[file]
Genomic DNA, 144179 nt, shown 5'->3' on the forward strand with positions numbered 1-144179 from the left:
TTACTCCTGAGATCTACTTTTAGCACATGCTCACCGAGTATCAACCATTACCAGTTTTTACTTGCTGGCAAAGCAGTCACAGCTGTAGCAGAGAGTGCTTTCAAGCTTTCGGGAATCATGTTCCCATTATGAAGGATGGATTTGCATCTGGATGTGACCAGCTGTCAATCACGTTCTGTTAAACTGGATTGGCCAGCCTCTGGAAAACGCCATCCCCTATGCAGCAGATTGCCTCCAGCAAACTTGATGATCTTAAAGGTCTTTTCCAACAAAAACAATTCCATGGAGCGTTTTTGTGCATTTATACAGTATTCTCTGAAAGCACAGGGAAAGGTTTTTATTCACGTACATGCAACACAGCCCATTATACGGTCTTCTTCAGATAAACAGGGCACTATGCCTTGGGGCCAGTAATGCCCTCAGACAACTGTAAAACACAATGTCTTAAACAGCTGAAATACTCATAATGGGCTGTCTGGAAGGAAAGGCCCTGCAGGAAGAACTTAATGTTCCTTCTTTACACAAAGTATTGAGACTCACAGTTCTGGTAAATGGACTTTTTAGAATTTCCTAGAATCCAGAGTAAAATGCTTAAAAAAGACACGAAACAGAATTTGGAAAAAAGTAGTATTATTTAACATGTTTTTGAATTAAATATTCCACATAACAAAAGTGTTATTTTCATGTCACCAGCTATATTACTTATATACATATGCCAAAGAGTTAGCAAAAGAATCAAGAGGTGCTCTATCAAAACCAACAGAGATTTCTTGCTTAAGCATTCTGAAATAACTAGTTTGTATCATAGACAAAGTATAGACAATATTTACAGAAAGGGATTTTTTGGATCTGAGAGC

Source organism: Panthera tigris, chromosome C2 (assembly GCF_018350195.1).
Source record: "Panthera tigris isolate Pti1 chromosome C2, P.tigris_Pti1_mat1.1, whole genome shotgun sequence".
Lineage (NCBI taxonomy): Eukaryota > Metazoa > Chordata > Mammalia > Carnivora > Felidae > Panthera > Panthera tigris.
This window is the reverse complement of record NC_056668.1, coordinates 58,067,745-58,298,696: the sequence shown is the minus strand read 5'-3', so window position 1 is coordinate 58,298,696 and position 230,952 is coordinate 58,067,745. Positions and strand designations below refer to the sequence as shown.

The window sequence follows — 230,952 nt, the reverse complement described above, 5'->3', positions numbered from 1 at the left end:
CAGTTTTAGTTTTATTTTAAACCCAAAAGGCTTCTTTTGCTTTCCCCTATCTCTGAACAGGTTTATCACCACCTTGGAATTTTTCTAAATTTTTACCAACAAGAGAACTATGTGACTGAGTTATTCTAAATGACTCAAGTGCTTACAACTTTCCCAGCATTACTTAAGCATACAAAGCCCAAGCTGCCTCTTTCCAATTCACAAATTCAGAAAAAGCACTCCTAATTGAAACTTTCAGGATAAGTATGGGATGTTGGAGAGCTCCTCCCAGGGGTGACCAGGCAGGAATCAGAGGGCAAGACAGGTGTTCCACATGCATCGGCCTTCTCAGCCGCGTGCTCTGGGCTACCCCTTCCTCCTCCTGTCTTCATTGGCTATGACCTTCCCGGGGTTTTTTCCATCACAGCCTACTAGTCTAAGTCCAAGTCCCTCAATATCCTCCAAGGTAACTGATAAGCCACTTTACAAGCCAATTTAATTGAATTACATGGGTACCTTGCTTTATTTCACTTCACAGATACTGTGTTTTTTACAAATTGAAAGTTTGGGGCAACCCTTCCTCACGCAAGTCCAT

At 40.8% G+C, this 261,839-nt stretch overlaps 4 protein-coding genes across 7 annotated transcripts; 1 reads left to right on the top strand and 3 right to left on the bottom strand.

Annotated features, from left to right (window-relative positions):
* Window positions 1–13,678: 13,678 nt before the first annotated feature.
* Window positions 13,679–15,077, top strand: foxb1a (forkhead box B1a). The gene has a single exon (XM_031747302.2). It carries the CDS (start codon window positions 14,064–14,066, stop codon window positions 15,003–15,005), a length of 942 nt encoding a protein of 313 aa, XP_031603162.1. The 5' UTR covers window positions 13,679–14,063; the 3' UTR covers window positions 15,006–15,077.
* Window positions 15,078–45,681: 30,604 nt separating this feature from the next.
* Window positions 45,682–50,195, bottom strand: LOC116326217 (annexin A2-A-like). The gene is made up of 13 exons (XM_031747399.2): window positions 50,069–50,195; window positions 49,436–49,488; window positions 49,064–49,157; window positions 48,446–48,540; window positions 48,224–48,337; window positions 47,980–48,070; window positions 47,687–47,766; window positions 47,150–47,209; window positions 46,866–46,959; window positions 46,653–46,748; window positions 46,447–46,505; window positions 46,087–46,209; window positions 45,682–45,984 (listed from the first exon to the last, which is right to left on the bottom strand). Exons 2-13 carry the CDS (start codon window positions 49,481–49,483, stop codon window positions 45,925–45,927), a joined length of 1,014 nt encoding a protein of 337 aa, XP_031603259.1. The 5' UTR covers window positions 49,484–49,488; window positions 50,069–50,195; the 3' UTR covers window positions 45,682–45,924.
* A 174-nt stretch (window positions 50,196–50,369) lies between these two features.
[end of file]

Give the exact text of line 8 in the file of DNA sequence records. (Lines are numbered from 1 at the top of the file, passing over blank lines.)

CAGTTTTAGTTTTATTTTAAACCCAAAAGGCTTCTTTTGCTTTCCCCTATCTCTGAACAGGTTTATCACCACCTTGGAATTTTTCTAAATTTTTACCAACAAGAGAACTATGTGACTGAGTTATTCTAAATGACTCAAGTGCTTACAACTTTCCCAGCATTACTTAAGCATACAAAGCCCAAGCTGCCTCTTTCCAATTCACAAATTCAGAAAAAGCACTCCTAATTGAAACTTTCAGGATAAGTATGGGATGTTGGAGAGCTCCTCCCAGGGGTGACCAGGCAGGAATCAGAGGGCAAGACAGGTGTTCCACATGCATCGGCCTTCTCAGCCGCGTGCTCTGGGCTACCCCTTCCTCCTCCTGTCTTCATTGGCTATGACCTTCCCGGGGTTTTTTCCATCACAGCCTACTAGTCTAAGTCCAAGTCCCTCAATATCCTCCAAGGTAACTGATAAGCCACTTTACAAGCCAATTTAATTGAATTACATGGGTACCTTGCTTTATTTCACTTCACAGATACTGTGTTTTTTACAAATTGAAAGTTTGGGGCAACCCTTCCTCACGCAAGTCCAT